Ultimately, 179,442 tonnes of snow were removed from 3,471 km of roads, requiring almost 60,000 truckloads. Removal was conducted over a 30-day period; however, operations were suspended when additional snow events occurred, meaning snow was removed on a total of 23 non-consecutive days.

Toronto’s snow clearing practices tend to focus on major streets and often do not include physical removal of snow. This effectively narrows roads and limits their capacity until the snowbanks eventually melt. A history of warmer winters and fewer severe storms has contributed to a somewhat laissez-faire relationship to winter that failed Toronto in 2022.

The report speaks to several changes in approach to major storms that will be implemented in early 2023, and I will not go into these here beyond noting the effect on transit.

Two related problems do leap out.

First, the responsibility for various aspects of snow clearing fall to different groups. Roads and sidewalks were plowed by multiple contractors. Sidewalks were, until this year, the responsibility of property owners, but the city’s fleet of sidewalk plows was not yet at full strength, and subject to breakdowns. Bike lanes might or might not be plowed especially if they are simply painted and have no protective barriers.

The result is both a “who does what” clash and a war for space where snow can be dumped before it is carted away, if ever.

Second, the reduction in road capacity causes congestion both by taking lanes out of service, and by parked cars, to the extent motorists can navigate the snowbanks, encroaching beyond the curb lane. This is a particular problem on streetcar routes, but is not confined to them.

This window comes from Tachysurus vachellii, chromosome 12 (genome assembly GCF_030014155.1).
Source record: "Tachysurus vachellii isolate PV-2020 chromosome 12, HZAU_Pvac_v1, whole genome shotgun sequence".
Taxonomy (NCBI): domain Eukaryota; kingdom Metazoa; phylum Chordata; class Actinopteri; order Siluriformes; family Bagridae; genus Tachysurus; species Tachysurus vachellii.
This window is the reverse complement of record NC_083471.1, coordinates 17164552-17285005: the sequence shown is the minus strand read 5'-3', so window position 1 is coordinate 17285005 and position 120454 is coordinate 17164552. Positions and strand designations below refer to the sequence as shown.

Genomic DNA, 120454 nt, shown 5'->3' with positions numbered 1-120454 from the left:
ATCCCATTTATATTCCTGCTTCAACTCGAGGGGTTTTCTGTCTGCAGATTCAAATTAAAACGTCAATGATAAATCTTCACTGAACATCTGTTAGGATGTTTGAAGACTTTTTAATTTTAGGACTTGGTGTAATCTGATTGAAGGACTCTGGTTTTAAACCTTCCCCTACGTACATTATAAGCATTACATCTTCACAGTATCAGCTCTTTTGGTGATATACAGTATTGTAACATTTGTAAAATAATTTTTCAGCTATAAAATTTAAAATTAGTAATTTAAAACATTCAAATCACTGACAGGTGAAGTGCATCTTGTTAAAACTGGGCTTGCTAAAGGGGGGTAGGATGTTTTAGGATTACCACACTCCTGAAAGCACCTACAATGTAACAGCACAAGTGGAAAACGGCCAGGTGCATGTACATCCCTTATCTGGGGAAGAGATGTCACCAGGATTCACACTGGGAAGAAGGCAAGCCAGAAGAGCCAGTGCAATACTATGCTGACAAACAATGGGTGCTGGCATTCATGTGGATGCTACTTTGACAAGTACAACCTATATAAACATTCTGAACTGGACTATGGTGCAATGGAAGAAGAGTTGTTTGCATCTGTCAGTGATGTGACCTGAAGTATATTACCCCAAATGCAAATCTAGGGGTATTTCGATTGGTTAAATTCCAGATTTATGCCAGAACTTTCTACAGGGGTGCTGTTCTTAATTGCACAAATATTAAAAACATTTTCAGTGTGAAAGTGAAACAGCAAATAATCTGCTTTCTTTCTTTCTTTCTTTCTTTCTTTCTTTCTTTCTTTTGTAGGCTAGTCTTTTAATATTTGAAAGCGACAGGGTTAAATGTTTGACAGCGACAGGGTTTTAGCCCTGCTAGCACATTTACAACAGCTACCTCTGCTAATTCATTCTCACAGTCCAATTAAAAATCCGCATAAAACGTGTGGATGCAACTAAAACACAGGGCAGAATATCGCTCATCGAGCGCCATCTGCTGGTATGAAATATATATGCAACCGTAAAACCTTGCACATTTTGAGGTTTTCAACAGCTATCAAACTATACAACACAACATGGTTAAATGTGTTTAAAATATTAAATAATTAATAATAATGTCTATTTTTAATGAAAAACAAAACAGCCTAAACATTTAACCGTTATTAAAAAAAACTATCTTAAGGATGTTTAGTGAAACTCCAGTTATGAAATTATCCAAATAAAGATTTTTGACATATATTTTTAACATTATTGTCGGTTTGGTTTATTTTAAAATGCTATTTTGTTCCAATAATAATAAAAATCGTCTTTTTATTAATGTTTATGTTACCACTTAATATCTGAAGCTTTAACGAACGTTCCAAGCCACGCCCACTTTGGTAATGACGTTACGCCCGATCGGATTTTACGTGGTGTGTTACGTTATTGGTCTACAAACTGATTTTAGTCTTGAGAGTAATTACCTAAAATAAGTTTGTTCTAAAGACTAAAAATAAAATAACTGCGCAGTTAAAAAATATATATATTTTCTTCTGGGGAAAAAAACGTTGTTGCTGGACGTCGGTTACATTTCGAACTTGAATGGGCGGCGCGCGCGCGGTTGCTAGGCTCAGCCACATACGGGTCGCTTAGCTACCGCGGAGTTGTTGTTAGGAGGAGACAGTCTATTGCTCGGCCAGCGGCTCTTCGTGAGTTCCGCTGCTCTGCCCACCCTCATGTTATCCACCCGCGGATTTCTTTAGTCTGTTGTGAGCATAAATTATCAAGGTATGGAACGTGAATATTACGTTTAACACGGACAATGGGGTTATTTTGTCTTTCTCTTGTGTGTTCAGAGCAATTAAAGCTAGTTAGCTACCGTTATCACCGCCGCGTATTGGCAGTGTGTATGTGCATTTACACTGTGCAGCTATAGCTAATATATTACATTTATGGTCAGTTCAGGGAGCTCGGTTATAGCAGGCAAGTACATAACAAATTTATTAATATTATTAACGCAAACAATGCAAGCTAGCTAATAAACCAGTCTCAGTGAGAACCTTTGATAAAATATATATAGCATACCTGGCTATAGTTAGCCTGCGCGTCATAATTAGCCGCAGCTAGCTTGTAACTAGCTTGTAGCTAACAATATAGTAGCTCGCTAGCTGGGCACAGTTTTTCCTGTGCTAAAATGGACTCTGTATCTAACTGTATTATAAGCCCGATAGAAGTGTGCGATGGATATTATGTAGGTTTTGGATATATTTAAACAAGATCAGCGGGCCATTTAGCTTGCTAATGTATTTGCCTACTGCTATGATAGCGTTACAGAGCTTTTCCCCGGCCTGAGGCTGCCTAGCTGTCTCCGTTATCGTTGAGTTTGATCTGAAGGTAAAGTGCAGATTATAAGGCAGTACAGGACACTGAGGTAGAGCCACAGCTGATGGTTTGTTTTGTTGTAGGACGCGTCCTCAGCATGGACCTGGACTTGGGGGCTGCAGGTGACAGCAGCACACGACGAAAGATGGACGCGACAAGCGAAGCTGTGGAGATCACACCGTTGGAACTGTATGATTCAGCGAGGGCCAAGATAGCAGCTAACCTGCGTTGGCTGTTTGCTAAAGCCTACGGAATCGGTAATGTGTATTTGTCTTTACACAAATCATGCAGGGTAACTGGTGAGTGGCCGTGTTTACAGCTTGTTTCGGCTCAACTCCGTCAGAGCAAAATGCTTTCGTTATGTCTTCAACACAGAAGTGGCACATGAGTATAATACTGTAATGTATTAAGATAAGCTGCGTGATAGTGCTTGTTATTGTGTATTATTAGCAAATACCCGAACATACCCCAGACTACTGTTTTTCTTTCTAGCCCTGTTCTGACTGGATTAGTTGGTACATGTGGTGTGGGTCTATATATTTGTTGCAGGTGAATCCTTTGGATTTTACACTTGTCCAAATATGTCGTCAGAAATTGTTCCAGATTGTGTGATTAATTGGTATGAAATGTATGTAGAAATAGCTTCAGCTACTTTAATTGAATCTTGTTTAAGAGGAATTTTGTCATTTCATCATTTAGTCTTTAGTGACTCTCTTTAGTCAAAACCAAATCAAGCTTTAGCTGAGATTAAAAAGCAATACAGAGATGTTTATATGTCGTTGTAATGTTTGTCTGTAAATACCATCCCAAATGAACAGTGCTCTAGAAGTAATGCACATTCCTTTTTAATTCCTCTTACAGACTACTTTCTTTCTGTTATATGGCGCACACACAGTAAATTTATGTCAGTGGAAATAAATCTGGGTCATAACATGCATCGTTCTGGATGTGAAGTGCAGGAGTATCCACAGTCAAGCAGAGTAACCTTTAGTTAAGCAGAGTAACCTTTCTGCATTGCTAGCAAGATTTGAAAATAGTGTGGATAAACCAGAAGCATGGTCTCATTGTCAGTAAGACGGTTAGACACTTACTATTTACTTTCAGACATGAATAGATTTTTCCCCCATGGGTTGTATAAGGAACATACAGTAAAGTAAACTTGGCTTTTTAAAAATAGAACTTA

Plowing, when it does occur, may not be accompanied by aggressive towing, or at least by temporary relocation of parked cars so that the curb lane can be fully cleared.

Toronto has a network of designated snow routes for major snow events. Most of the territory it covers is in the old City of Toronto with some outlying areas. When a major storm condition is declared, parking is banned for 72 hours (or more if need be) on the streets shown in red below. Most of the suburban city is not included.

The map below is dated October 2013, and it is due for updating especially if Toronto plans to be serious about the quality of transit service and meaningful schemes for transit priority across the city.

In Brief

The major snowfall on January 17 disrupted transit service, and the effects continued for a few weeks after the event. In some cases, buses had not returned to “typical” pre-storm travel times into February.

The location of congestion problems on routes reviewed here was not distributed along them a a general delay, but could be found at specific locations and times where the effect was “net new” after the storm. This suggests that a detailed study of storm delays will reveal key locations and conditions that should be avoided in the future.